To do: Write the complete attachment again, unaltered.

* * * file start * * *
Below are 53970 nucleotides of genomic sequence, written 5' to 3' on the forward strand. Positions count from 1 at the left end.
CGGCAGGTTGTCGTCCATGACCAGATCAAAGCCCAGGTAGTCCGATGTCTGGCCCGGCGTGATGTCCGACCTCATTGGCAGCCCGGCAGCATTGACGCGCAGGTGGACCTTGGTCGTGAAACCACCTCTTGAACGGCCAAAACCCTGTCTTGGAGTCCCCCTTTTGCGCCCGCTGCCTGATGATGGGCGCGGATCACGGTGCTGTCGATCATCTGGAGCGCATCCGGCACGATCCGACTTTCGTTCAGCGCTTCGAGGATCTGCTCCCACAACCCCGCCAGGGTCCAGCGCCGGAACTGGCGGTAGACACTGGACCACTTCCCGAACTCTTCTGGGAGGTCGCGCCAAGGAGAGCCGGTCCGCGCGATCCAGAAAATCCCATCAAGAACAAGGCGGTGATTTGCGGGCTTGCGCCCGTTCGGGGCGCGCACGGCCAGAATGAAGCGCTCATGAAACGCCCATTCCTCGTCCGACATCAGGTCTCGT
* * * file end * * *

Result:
Below are 53970 nucleotides of genomic sequence, written 5' to 3' on the forward strand. Positions count from 1 at the left end.
CGGCAGGTTGTCGTCCATGACCAGATCAAAGCCCAGGTAGTCCGATGTCTGGCCCGGCGTGATGTCCGACCTCATTGGCAGCCCGGCAGCATTGACGCGCAGGTGGACCTTGGTCGTGAAACCACCTCTTGAACGGCCAAAACCCTGTCTTGGAGTCCCCCTTTTGCGCCCGCTGCCTGATGATGGGCGCGGATCACGGTGCTGTCGATCATCTGGAGCGCATCCGGCACGATCCGACTTTCGTTCAGCGCTTCGAGGATCTGCTCCCACAACCCCGCCAGGGTCCAGCGCCGGAACTGGCGGTAGACACTGGACCACTTCCCGAACTCTTCTGGGAGGTCGCGCCAAGGAGAGCCGGTCCGCGCGATCCAGAAAATCCCATCAAGAACAAGGCGGTGATTTGCGGGCTTGCGCCCGTTCGGGGCGCGCACGGCCAGAATGAAGCGCTCATGAAACGCCCATTCCTCGTCCGACATCAGGTCTCGT